Updated: Sep 25, 2020
By Kevin's mom, Sally
Kevin Michael Simon
Kevin Michael Simon was born on March 11, 1992, and he died from fentanyl poisoning/heroin overdose on January 29, 2016, six weeks shy of his 24th birthday.
It is hard for me to condense where my son Kevin's struggle with heroin has led us, but it is important to tell his story so that others will realize it could happen to them too. Addiction is so much closer to home than you think, and its face is not necessarily the "strung-out junkie" living in the streets - the face of addiction is my son, your neighbor's daughter, the PTA mom who got hurt and was given a prescription and is now hooked on heroin. Addiction doesn’t discriminate, and it has never been more prevalent in America than it is now. We believe that it is important to learn as much as possible about the disease of addiction so that you are able to recognize it and find the help needed for recovery.
Our family wants people to understand how normal Kevin seemed to us in his everyday life: he was engaged, active and present. He did all of the things we did as a family, played his guitar, played with his dog, Moey, and he maintained friendships that began as far back as pre-school.
Kevin was the son I always wanted. He was a sensitive, loving child who rarely got into trouble, usually did what was asked of him and always showed respect. Kevin was an incredible brother to his two older sisters - loving and gentle, but also brutally honest (especially in terms of "that dress looks terrible," which was always appreciated).
Kevin was also sweet and kind, funny and playful. He was soft-spoken with a gentle soul. He was fun-loving and involved, and the last person we would ever think would try drugs - especially heroin! Kevin was just a kid who got caught up in the heroin epidemic, who somehow maintained his normal lifestyle, graduated college, and yet ultimately fell victim to the drug that is taking so many of our youth today.
Kevin enjoyed listening to music, playing disc golf, and watching Harry Potter. He had a 3rd degree black belt in Tae Kwon Do, and he was a talented musician - self taught on the guitar. He had his first voice lesson the night he passed away, as he had hoped to get involved in the music industry in some way.
Despite his developing struggle with addiction, to us and our extended family and friends, Kevin never showed signs of his drug use. He was the exact same kid we had all known and loved through the years. This is why his death came as such an astounding shock to so many people. To any outsider, he lived the life of a healthy 23 year old - a recent graduate, on the job hunt.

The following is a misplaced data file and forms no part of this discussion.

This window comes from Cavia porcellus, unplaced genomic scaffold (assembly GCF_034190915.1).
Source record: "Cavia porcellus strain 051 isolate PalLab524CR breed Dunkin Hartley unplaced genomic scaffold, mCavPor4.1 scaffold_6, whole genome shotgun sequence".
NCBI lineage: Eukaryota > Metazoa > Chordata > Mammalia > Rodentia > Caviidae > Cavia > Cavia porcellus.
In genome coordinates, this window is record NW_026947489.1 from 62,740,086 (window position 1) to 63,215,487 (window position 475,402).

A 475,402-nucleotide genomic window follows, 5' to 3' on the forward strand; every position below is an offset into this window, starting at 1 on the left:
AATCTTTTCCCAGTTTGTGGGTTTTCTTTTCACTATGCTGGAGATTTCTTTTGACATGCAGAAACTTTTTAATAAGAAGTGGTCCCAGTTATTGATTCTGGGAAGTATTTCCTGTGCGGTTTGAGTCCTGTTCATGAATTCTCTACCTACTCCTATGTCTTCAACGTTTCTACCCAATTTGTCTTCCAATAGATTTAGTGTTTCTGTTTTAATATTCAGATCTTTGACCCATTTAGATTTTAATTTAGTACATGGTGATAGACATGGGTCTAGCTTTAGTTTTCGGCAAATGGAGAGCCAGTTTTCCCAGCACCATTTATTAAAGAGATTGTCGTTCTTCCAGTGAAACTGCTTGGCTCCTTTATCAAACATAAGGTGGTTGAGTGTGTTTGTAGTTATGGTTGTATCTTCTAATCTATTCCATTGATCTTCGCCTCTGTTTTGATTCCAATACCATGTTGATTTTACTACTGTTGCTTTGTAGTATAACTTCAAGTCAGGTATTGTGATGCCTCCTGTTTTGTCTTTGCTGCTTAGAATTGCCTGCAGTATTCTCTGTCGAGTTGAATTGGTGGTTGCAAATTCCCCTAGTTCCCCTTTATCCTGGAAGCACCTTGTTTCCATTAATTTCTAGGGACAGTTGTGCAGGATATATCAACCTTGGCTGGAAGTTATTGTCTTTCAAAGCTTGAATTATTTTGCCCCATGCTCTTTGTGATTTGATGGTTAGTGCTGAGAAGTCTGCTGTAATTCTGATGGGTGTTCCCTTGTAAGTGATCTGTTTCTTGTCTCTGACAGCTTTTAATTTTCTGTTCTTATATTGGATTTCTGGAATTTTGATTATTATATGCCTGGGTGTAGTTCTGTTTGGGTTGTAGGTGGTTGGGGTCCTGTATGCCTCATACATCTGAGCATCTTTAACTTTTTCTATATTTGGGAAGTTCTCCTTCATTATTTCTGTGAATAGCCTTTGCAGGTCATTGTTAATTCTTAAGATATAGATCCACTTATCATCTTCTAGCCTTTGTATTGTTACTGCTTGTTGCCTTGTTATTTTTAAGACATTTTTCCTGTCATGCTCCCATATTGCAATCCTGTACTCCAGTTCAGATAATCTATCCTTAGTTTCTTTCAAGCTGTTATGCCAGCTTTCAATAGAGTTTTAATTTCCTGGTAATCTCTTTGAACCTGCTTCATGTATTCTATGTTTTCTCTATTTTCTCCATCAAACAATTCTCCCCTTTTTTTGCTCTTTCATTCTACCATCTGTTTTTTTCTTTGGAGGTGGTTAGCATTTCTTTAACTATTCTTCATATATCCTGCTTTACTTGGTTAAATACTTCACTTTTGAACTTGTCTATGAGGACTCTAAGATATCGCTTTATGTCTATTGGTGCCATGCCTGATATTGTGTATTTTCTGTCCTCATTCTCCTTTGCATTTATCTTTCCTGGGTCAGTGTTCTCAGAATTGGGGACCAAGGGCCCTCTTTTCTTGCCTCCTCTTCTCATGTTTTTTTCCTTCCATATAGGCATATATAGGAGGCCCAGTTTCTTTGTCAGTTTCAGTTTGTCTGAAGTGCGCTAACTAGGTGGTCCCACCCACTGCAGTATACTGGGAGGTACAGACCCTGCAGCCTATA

That being said, Kevin always had a quiet and shy demeanor, which we later realized was an indication of his anxiety. Kevin’s anxiety never stopped him from having fun with his family or his close friends, but it affected his social, academic and professional life. This is where I believe we, and he, went wrong, and heroin went right. His anxiety had taken a hold on him; we long for the ability to go back in time and recognize anxiety and depression at the first stage, where it could have been addressed long before heroin sunk its sharp and evil teeth into him.
No one in the family was prepared to understand or deal with Kevin's addiction. He downplayed it, and it was difficult to know when he was using until we started to educate ourselves by going to the inpatient and outpatient treatment center family meetings, Narcotics Anonymous meetings, and The 6 Steps to Sanity meetings.
We first learned of Kevin’s struggle with addiction in July 2014, when he was arrested for possession of heroin paraphernalia. He told us that it was only the second time he had tried it, but we later learned that he had been using heroin since the spring of 2012. In September of 2014, he was given probation for this charge.
The following December, Kevin successfully graduated from Indiana University of Pennsylvania. We gave him a surprise drug test that month, and he tested positive for heroin. We required him to either seek treatment or move out.
In January 2015, Kevin started outpatient treatment, but he was caught using and required to go to an in-patient treatment center. He remained there until March, when he began receiving Vivitrol shots until he began using again in July.
From July to October, Kevin tried to get Vivitrol shots, but he wasn’t clean and was turned away. During this time, he was still attending meetings and working full-time. In November 2015, Kevin used someone else’s urine and was given the Vivitrol shot. He immediately went into precipitated withdrawal and was never the same.
In January 2016, Kevin went to a 3/4 house, but was asked to leave on January 28, 2016 and attend an intensive treatment center because he was unable to stay clean. Instead, Kevin went to a friend’s house where he ultimately overdosed and died.
Addiction is a disease that is treatable. Sadly, Kevin was taken before he was ready to get real help and commit to a recovery program.
We will forever miss our beautiful boy. We hope he has found peace.